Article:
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June 29, 1901


JAMA. 1901;XXXVI(26):1832-1833. doi:10.1001/jama.1901.02470260010006

Some difference of opinion prevails as to whether the curious disorder attended with the discharge from the bowel of masses or shreds or bands or tubes of mucus is really a single affection or represents two distinct diseases, both etiologically and clinically. Some writers speak of mucous colic and of membranous enteritis, the former being looked upon as an intestinal neurosis, characterized by severe paroxysms of abdominal pain, associated with the discharge of membrane from the bowel and unattended with anatomic alteration; while membranous enteritis is attended with slight pain and exhibits the anatomic features of chronic catarrh of the intestine. In both the formation of membrane must be attributed to a secretory neurosis, in the one idiopathic—that is, without obvious cause—and in the other secondary to the intestinal condition. Some observers contend for the existence also of a sensory neurosis.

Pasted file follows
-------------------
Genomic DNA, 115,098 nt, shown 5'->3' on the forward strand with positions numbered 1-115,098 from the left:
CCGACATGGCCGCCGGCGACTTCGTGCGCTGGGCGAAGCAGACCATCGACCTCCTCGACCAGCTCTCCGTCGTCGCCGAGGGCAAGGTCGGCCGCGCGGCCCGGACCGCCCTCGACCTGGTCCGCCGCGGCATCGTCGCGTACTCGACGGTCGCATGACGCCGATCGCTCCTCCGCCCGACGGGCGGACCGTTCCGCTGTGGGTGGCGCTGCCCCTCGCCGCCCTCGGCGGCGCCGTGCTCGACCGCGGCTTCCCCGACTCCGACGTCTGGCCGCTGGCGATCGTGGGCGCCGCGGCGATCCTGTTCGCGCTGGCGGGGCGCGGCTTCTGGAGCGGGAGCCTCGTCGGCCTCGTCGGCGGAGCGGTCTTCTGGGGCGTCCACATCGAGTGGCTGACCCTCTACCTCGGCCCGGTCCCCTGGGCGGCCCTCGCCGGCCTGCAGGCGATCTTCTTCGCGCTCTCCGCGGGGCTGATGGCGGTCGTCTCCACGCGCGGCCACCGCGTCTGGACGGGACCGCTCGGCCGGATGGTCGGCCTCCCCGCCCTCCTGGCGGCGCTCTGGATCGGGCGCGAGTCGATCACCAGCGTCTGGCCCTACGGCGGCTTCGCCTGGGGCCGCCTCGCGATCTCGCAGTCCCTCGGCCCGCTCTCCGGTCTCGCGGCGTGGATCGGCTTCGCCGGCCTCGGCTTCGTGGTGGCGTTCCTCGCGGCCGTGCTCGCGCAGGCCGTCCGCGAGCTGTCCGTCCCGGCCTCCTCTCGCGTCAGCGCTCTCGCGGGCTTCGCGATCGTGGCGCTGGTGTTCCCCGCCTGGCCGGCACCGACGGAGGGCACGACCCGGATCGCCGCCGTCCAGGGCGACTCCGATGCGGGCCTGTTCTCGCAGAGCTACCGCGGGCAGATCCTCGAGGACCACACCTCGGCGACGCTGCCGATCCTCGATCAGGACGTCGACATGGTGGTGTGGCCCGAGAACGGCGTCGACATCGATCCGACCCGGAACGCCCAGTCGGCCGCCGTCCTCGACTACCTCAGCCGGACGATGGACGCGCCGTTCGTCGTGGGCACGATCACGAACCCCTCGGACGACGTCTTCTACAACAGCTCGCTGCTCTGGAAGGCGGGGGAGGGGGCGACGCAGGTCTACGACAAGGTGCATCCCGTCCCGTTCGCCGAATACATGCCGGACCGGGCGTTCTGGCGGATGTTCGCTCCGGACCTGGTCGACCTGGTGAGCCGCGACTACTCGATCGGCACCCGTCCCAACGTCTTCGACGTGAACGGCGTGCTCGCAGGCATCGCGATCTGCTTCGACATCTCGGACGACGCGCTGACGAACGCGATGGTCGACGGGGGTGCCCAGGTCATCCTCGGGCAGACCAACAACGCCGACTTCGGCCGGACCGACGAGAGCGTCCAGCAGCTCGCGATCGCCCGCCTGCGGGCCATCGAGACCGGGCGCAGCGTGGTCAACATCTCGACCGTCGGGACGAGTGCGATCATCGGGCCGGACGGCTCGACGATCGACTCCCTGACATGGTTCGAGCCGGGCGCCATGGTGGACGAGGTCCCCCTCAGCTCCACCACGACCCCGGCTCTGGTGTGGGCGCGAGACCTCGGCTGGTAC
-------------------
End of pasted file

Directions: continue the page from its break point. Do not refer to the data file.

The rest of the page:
An interesting group of cases illustrating the various phases

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